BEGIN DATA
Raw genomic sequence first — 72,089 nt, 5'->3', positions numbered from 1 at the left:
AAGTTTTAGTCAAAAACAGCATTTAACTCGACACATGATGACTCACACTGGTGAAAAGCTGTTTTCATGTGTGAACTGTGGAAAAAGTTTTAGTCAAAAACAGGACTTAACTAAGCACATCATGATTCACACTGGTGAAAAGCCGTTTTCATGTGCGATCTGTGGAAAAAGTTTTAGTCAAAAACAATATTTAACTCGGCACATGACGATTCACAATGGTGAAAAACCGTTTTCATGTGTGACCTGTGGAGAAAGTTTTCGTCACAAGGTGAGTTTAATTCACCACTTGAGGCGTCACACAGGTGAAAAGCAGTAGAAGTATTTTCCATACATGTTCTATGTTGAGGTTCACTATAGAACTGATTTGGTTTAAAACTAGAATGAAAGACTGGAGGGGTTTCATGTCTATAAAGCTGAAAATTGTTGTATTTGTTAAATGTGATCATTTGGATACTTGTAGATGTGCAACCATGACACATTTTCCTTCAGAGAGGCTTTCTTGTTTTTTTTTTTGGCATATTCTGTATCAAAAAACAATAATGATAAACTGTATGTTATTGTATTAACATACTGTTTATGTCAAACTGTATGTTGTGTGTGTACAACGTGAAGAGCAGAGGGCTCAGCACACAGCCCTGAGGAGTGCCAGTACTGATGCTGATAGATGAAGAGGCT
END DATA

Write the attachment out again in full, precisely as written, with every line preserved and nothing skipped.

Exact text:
Raw genomic sequence first — 72,089 nt, 5'->3', positions numbered from 1 at the left:
AAGTTTTAGTCAAAAACAGCATTTAACTCGACACATGATGACTCACACTGGTGAAAAGCTGTTTTCATGTGTGAACTGTGGAAAAAGTTTTAGTCAAAAACAGGACTTAACTAAGCACATCATGATTCACACTGGTGAAAAGCCGTTTTCATGTGCGATCTGTGGAAAAAGTTTTAGTCAAAAACAATATTTAACTCGGCACATGACGATTCACAATGGTGAAAAACCGTTTTCATGTGTGACCTGTGGAGAAAGTTTTCGTCACAAGGTGAGTTTAATTCACCACTTGAGGCGTCACACAGGTGAAAAGCAGTAGAAGTATTTTCCATACATGTTCTATGTTGAGGTTCACTATAGAACTGATTTGGTTTAAAACTAGAATGAAAGACTGGAGGGGTTTCATGTCTATAAAGCTGAAAATTGTTGTATTTGTTAAATGTGATCATTTGGATACTTGTAGATGTGCAACCATGACACATTTTCCTTCAGAGAGGCTTTCTTGTTTTTTTTTTTGGCATATTCTGTATCAAAAAACAATAATGATAAACTGTATGTTATTGTATTAACATACTGTTTATGTCAAACTGTATGTTGTGTGTGTACAACGTGAAGAGCAGAGGGCTCAGCACACAGCCCTGAGGAGTGCCAGTACTGATGCTGATAGATGAAGAGGCT